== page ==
A quantum computer may have unraveled a problem in seconds that would take the quickest conventional supercomputer for further than 10,000 years. A draft of an article by Google researchers laying out the achievement trickled in recent days, blasting an avalanche of news coverage and assumption.
While the study has not yet been peer-reviewed—the final version of the paper is predicted to appear soon—if it all reviews out it would affect the initial computation that can only be conducted on a quantum processor.
That sounds remarkable, but what does it imply?
Quantum computing: the initials
To comprehend why quantum computers are a huge deal, we need to go back to traditional, or digital, computers.
A computer is a machine that takes an input, reaches a sequence of instructions, and generates an output. In a digital computer, these intakes, instructions, and outputs are all progressions of 1s and 0s (individually called bits).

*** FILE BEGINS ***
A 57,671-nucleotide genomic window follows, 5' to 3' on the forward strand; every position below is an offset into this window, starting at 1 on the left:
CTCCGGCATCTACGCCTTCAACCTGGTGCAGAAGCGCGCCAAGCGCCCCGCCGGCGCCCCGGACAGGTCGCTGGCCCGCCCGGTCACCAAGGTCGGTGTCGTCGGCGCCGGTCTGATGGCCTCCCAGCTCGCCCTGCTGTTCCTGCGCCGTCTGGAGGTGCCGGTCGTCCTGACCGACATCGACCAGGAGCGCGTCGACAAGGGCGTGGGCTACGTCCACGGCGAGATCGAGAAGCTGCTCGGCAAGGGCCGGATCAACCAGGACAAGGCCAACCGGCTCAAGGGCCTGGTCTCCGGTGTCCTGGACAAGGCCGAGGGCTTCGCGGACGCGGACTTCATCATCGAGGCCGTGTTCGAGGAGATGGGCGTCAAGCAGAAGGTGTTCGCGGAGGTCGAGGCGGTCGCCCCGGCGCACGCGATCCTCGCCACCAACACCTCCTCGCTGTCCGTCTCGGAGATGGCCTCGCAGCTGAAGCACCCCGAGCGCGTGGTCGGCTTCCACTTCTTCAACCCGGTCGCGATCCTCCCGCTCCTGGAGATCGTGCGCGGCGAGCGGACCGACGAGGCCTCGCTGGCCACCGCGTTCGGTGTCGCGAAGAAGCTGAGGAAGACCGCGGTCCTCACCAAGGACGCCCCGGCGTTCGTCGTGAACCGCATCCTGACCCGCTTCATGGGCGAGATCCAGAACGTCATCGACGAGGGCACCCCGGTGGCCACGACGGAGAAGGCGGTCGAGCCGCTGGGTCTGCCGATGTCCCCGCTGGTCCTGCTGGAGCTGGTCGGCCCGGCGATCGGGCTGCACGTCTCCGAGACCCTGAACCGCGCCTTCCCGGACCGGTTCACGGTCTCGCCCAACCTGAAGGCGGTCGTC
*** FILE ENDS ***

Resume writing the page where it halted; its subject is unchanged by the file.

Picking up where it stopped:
A quantum computer does a similar thing, but it utilizes quantum bits or qubits. Where a bit takes on only one of two values (1 or 0), a qubit utilizes the complex mathematics of quantum mechanics, giving a richer set of possibilities.
Building quantum computers seizes phenomenal engineering. They must be separated to ensure nothing interferes with the neat quantum states of the qubits. This is why they are maintained in vacuum chambers comprising fewer particles than outer space, or in refrigerators colder than anything in the universe.
But at the similar time, you need the means to interact with the qubits to accomplish instructions on them. The problem of this balancing act implies that the size of quantum computers has thrived slowly.
However, as the quantity of qubits connected together in a quantum computer thrives, it becomes exponentially more difficult to imitate its behavior with a digital computer.